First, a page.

There are also variables that the Drake equation didn’t include, such as the type of star. For example, a supermassive star will have a very short life expectancy. Researchers at Rice University reported in January of 2020 that many stars have extended magnetic fields which overlap the Goldilocks zones of most exoplanets. (As we have explained before, we say that a planet is in the Goldilocks zone when it can contain water in the liquid state). These strong magnetic fields will strip away any atmosphere the planet might have. Our Sun has a magnetic field, but it is not strong enough to strip electrons from atoms and molecules in the Goldilocks zone where Earth is located.

More variables regularly show up, and they tell us that our solar system and Sun have been carefully designed and formatted so that we can exist. Psalms 1:19 continues to take on new meaning with every discovery we make in space. “The heavens (do) declare the glory of God, and the firmament (does) show His handiwork.”

— John N. Clayton © 2020

Reference: Astronomy magazine March 2020, page 9.

Frank Drake was involved in the founding of the Search for Extraterrestrial Intelligence (SETI), which we have discussed previously HERE and HERE and HERE.

Vastness of Space

One of the struggles we all have in dealing with the creation of the cosmos is understanding the vastness of space. When someone tries to give a naturalistic explanation for Earth and its abundance of life, they assume that the variables necessary for the creation of life and the conditions required for life to exist have just happened naturally. Because of the number of stars and planets, they assume that the creation can be a product of blind opportunistic chance.

In 1961 Frank Drake (a founder of SETI) presented what is known as the Drake equation. It involves multiplying seven variables that are necessary for creating a planet with intelligent life by the odds of each of those variables happening by chance alone. Let’s say the odds of having one of Drake’s seven variables are 1 in a million. Those promoting chance explanations of the creation would say that since there are 100 billion stars in the galaxy in which we live, the odds are reasonable for the creation to happen by chance.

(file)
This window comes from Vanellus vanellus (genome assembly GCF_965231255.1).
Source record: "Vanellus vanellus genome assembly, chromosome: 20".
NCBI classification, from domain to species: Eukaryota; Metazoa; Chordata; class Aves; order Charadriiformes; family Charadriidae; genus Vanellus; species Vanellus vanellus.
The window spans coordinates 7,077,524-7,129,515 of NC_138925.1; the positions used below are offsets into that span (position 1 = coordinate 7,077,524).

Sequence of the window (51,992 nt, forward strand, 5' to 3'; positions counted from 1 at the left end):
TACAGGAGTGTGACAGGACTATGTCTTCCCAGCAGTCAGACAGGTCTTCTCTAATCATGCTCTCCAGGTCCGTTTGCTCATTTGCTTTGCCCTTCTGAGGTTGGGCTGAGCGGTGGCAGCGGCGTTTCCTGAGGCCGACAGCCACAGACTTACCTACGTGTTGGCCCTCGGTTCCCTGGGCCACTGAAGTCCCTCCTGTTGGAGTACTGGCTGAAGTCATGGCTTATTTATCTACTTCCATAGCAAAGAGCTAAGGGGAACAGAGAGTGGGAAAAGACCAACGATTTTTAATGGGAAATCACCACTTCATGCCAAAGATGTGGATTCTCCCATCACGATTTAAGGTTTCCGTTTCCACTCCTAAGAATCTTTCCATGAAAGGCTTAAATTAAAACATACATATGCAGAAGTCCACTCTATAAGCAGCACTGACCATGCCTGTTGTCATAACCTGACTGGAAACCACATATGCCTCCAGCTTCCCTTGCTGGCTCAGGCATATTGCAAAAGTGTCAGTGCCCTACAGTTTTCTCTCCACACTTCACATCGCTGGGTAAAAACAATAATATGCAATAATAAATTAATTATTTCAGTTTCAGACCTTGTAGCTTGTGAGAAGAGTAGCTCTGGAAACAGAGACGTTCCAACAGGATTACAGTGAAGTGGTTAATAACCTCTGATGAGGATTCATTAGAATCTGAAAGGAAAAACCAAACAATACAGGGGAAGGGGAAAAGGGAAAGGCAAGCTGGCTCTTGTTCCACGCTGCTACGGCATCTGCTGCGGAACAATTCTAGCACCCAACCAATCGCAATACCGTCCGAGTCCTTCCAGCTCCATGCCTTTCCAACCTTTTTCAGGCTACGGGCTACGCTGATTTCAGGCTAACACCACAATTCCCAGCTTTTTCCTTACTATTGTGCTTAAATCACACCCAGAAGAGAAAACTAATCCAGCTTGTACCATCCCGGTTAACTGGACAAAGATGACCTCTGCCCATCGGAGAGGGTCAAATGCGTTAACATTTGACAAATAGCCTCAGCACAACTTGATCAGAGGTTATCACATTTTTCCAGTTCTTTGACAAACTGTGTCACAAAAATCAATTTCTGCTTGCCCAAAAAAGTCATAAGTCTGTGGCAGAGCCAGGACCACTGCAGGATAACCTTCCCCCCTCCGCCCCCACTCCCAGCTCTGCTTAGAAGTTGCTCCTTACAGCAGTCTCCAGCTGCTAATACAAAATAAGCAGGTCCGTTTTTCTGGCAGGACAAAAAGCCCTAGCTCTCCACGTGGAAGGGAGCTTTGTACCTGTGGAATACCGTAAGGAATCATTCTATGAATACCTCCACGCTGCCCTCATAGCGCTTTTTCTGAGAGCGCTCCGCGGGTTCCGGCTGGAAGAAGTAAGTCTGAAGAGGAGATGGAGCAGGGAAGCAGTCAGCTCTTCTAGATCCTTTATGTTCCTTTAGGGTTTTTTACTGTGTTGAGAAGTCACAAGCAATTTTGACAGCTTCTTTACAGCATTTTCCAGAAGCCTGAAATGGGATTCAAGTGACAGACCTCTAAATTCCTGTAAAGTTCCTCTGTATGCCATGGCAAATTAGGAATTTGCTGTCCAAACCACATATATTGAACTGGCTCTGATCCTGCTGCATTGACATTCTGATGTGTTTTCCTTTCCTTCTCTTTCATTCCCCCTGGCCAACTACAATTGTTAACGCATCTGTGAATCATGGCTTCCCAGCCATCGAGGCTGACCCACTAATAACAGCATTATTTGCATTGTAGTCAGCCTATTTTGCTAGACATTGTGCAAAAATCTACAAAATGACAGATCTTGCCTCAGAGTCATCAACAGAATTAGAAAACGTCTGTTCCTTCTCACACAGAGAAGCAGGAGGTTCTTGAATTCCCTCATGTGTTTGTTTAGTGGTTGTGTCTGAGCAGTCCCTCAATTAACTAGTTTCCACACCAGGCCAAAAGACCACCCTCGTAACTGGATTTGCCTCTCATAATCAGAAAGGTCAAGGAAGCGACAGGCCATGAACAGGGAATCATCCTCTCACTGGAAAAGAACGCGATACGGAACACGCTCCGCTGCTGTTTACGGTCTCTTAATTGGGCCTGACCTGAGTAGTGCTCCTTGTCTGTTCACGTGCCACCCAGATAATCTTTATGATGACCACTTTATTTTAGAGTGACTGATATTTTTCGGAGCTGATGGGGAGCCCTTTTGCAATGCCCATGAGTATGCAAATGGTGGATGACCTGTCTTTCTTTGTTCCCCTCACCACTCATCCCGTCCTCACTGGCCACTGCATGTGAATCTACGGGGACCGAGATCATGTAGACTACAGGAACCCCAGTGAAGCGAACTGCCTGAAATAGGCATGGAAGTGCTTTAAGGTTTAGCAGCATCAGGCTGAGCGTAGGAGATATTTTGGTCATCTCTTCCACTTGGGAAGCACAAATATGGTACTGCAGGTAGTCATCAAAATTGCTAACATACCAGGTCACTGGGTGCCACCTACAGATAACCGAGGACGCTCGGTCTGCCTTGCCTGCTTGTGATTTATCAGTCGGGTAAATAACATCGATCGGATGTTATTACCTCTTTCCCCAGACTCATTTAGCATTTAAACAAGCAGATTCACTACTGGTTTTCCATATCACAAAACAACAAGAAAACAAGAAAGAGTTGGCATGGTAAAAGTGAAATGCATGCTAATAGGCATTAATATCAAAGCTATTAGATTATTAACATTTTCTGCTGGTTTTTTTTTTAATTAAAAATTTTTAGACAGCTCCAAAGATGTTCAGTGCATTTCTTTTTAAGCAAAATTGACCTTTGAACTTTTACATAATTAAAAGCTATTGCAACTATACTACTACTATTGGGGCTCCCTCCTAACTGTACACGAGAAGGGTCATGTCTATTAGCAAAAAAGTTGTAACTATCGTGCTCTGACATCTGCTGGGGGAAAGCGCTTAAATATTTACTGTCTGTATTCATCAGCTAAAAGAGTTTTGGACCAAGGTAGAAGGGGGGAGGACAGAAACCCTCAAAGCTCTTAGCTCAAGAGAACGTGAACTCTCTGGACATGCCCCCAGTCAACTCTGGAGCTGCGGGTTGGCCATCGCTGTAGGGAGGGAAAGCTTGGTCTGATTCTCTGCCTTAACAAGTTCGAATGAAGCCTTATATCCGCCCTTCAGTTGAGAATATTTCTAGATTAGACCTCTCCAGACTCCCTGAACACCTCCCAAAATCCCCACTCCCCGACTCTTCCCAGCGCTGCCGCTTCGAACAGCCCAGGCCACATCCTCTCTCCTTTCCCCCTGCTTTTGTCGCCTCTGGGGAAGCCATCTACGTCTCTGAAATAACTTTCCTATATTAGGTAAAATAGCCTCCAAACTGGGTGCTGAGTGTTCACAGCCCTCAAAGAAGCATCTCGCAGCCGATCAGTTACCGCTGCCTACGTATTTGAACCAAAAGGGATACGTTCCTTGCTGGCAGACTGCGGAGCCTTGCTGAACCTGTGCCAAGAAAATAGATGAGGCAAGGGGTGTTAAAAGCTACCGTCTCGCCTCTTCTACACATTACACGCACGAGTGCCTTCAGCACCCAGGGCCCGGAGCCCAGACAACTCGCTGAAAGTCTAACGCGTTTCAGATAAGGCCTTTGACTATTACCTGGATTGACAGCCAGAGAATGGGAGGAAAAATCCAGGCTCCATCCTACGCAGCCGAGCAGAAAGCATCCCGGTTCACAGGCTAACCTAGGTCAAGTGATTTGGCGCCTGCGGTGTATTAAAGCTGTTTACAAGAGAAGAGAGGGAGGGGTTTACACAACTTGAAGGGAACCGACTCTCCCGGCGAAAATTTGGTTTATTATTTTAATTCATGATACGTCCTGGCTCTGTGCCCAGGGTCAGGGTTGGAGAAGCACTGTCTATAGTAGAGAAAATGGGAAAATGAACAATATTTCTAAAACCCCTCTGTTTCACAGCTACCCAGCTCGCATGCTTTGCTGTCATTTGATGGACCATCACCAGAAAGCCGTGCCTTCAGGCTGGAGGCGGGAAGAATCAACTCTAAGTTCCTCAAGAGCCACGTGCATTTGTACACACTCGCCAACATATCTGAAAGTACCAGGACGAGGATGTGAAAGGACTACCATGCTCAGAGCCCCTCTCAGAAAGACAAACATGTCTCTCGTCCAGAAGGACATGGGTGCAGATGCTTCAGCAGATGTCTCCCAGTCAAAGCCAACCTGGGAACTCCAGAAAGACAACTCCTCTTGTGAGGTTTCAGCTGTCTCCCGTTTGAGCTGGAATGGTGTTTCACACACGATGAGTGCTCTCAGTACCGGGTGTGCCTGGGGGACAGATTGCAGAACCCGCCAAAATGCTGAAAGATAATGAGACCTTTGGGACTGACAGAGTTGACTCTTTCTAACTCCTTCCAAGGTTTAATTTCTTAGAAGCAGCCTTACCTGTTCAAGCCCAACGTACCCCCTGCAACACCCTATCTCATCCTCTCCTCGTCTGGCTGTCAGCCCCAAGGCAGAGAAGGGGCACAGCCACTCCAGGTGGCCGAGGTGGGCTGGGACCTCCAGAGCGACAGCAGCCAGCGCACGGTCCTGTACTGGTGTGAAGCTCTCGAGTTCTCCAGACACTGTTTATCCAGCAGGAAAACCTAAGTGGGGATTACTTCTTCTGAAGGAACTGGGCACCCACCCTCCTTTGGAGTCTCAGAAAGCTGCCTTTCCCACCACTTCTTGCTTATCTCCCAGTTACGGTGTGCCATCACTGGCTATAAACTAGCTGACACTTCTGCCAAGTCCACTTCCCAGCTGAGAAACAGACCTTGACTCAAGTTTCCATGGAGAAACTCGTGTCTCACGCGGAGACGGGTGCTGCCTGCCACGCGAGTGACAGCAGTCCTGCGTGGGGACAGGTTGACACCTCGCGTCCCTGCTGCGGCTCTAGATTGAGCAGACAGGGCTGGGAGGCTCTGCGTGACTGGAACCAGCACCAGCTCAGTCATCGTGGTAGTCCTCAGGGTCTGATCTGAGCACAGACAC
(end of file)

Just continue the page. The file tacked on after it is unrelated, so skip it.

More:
There are many problems with this equation and the chosen variables. One statistical problem is that you can’t just have one variable which is isolated from all the other variables. If there are seven variables, then they all have to be accomplished at the same time in the same place. You can’t have variable one at one place at one time, and variable two at a different place and at a different time.

We don’t seem to comprehend the vastness of space, and how isolated stars are from one another. An excellent example of this is the asterism we call the Big Dipper. Seven stars make up the Big Dipper. When seen from Earth, they seem to be close together. The fact is that the stars are nowhere near each other. Mizar, the second star from the end of the handle is 78 light years away from Earth. (A light year is how far light goes in a year – roughly 588 quadrillion miles.) Dubhe, the star at the top edge of the bowl of the Big Dipper is 124 light years away. Merak which with Dubhe makes up the pointer stars of the Big Dipper is 79 light years away from Earth and 45 million light-years from Dubhe.

The size of the cosmos is incredible, but that size does not make chance explanations of the creation accurate. Having the right size planet going around a star that is a red giant would not support life. If you had the right size planet going around a spectral G-2 star (like our Sun), it would not support life if it were located at the core or in the equatorial plane of the galaxy. All variables have to work together at the same time and place, and that is unlikely considering the vastness of space.

When wisdom speaks in Proverbs 8:22-23 she says, “The Lord possessed me in the beginning of His way, before His works of old. I was set up from everlasting, from the beginning, before the Earth was.” The vastness of space isolates us from the destructive forces that exist throughout the cosmos. It also reinforces the statement of Romans 1:20 which says “we can know there is a God through the things He has made.”